Internuclear ophthalmoplegia (INO)

a. Normal primary position

b. Left impaired adductionn on right gaze

c. Normal left abduction on left gaze

d. Normal convergence

Left internuclear ophthalmoplegia
The most common scenario in the examination is young female with history of multiple sclerosis. However, it can also be 
seen in older patients with cerebrovascular accident. The main feature of this condition is impaired adduction. A favourite 
question is the site and side of the lesion (see question below).

In unilateral case, the affected eye shows failure (or impaired) adduction (failure of conjugate eye movement). The abducting 
eye shows jerk nystagmus with the quick phase towards the opposite side (this is called ataxic nystagmus but may not be 
obvious and  can be absent). The horizontal saccade is abnormal with the affected eye lagging behind the normal eye. The 
vertical saccade and convergence are normal.

Left saccade abnormality.
This may be the only sign present in patient 
with recovered internuclearophthalmoplegia.

In the examination:

  • there may be strabismus in the primary position
  • the internuclear ophthalmoplegia may be bilateral with or without asymmetry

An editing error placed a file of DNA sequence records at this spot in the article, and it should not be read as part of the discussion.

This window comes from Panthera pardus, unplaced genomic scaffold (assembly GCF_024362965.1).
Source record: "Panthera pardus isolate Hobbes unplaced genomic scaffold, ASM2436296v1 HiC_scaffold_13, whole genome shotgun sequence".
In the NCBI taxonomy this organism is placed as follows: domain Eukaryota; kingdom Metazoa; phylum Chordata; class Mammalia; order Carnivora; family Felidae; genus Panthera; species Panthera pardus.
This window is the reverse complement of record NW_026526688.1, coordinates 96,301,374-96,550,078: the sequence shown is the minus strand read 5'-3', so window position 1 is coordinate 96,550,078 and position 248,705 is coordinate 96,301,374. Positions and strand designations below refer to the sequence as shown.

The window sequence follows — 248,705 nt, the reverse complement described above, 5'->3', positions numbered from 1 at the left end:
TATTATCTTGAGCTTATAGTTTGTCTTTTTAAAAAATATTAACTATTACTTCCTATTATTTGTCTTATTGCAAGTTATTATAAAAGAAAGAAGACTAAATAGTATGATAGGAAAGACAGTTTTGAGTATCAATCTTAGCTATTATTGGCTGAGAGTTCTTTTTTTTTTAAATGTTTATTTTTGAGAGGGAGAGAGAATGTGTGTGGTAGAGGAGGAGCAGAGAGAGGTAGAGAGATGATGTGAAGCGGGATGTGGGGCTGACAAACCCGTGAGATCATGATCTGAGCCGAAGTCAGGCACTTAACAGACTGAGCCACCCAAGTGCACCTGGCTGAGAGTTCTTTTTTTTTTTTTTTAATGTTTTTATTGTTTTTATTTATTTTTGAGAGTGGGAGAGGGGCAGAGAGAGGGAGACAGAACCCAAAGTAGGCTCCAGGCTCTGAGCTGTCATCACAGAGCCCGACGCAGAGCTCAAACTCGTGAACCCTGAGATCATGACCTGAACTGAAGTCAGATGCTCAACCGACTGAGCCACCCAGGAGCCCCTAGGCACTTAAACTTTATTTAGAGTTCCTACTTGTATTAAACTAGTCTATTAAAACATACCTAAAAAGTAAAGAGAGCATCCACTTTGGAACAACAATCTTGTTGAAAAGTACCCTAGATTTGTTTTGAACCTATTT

• if ask for further examination, mention that you would like to examine the patient for signs of demyelination:
    • fundal examination for pale disc (from previous optic neuritis which may be in either eye)
    • afferent pupillary defect (again from previous optic neuritis)
    • cerebellar signs (for example scanning speech, disdianochokinesia, intentional tremor, 

    • past-pointing in finger nose test)


1. What is the mechanism of internuclear ophthalmoplegia?

2. A patient with internuclear ophthalmoplegia has problem with left adduction, which side is the lesion located?

3. Is convergence ever affected in lesion of the medial longitudinal fasciculus?

4. What is the mechanism of one and a half syndrome?

5. What is wall eyed syndrome?

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